In short, both SO2 and NO2 levels should be elevated relative to other areas of China for the SO2 levels to be due to the large-scale cremation. The fact that it isn’t would indicate the SO2 is due to other sources.

  4. Nick K says:

    The Chinese authorities are reliably reported to be welding shut the doors of apartment buildings in Hubei Province with the occupants inside to enforce the quarantine.

  5. Who Dr. says:

    Looks like a sequel album cover to Pink Floyd’s “Wish you were here” to be called “Glad you are not here”

  6. Wavefunction says:

    There’s a scene in the recent Oscar-winning movie “Parasite” where a poor Korean family sits in their living room and the father insists on keeping the windows open while the streets are being disinfected so that their house will be disinfected for free. There’s more than a generous helping of dark humor in that movie, and I suspect there’s some similar dark humor here too.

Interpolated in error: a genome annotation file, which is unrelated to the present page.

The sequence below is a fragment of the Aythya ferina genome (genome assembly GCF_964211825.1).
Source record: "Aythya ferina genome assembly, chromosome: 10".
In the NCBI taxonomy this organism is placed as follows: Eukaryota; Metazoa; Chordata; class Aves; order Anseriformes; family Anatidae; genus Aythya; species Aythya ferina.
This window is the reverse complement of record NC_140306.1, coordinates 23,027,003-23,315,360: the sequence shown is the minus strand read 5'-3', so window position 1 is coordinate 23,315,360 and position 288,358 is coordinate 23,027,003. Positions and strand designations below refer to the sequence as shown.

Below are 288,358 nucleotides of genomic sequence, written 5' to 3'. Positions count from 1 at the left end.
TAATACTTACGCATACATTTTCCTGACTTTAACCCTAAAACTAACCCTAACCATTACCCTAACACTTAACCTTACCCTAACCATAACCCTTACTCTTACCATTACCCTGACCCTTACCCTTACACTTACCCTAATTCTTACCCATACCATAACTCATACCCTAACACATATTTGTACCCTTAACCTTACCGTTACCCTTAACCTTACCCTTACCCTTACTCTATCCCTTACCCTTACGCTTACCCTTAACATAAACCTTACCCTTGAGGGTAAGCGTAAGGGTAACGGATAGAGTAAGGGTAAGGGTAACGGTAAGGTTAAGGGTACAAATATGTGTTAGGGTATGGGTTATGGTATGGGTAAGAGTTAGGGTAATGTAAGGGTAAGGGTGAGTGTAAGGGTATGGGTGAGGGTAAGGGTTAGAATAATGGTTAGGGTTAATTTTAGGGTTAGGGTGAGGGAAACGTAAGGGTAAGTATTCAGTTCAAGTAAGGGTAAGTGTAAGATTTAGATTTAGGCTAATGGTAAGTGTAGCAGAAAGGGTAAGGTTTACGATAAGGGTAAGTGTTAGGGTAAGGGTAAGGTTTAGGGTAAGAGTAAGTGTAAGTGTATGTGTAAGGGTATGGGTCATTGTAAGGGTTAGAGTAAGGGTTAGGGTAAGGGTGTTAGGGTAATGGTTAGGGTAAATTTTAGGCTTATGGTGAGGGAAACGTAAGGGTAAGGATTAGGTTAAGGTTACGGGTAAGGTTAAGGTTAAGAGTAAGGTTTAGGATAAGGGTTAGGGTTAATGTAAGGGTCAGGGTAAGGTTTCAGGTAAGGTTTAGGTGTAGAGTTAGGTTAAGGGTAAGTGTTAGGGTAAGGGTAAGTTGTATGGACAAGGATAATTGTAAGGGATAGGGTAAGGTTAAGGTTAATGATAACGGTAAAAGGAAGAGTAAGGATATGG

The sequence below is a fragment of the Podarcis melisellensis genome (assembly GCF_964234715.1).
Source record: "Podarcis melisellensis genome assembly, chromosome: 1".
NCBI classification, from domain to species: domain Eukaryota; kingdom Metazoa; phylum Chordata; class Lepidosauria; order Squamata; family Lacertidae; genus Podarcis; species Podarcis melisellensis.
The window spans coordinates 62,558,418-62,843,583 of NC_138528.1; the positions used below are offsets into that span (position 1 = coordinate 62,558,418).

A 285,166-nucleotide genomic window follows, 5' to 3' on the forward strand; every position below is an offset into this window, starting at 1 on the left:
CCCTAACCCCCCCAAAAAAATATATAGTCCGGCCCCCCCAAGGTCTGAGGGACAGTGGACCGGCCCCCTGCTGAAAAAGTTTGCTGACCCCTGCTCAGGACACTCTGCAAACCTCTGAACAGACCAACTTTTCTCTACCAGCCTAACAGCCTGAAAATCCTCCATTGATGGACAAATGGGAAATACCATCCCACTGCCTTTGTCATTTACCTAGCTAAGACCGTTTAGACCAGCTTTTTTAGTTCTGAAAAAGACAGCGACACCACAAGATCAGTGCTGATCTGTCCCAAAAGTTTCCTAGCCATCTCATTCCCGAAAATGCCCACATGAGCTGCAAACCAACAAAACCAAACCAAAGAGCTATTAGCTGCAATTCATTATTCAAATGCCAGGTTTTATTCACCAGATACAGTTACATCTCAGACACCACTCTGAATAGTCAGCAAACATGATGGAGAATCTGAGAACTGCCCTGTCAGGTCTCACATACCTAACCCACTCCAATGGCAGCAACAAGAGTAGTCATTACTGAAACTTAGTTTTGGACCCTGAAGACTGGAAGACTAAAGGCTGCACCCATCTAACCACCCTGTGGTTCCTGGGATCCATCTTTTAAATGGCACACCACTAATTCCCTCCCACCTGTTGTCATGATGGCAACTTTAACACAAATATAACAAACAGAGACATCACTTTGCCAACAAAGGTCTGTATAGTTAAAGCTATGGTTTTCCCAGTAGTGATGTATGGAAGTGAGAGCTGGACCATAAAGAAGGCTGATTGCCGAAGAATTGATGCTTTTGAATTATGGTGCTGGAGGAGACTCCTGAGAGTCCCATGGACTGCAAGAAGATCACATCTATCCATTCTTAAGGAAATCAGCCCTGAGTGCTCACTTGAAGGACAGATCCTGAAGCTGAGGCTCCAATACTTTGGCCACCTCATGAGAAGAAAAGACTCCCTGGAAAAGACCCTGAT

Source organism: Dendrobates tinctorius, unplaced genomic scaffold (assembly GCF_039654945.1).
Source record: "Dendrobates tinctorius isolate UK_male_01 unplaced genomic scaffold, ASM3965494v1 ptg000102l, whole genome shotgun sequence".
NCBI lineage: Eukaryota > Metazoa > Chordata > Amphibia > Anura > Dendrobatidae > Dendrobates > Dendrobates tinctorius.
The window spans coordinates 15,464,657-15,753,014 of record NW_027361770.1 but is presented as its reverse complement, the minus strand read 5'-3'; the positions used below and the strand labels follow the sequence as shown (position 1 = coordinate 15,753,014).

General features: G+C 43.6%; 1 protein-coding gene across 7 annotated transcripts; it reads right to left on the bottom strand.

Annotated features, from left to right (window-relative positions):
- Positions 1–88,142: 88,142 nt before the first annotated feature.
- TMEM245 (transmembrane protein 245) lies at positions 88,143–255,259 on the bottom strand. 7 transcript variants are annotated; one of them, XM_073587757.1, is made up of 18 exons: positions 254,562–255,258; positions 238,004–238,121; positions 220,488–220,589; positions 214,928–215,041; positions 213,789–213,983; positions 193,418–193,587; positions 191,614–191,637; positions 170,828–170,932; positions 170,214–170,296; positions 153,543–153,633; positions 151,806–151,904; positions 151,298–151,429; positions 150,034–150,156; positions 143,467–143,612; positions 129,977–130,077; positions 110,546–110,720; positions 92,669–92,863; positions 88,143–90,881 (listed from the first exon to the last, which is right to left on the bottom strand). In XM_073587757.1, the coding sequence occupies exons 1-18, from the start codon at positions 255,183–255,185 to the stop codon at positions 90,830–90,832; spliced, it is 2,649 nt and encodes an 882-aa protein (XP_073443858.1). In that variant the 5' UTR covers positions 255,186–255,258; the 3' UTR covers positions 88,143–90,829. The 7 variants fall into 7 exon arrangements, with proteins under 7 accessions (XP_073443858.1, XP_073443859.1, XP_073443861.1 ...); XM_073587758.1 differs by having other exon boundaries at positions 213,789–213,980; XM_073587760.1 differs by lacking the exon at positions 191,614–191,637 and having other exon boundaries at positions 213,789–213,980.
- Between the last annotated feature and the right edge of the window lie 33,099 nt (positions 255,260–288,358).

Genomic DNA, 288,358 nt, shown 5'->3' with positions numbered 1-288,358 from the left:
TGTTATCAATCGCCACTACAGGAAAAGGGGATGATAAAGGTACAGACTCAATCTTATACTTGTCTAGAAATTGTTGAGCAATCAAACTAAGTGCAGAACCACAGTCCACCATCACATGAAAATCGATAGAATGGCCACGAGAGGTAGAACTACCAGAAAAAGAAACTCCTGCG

1. basement family says:

      The people were the parasites not a virus

  7. Pierre R Bedard says:

    Here my tweet yesterday about the video @PRB51
    I do not know
    But
    Note the range of protective clothing: from none for bystanders to quite minimal for the workers
    None of the people seem affected by the fumes
    Is this real?

  8. Druid says:

    Vaporized hydrogen peroxide is effective for decontaminating equipment, rooms, hospitals and aircraft, against a wide range of pathogens including viruses. I don’t think it looks as foggy as this, but to get it to work outdoors, I would consider making it into a denser droplet formulation to fall onto surfaces. I guess anyone exposed would go platinum blonde.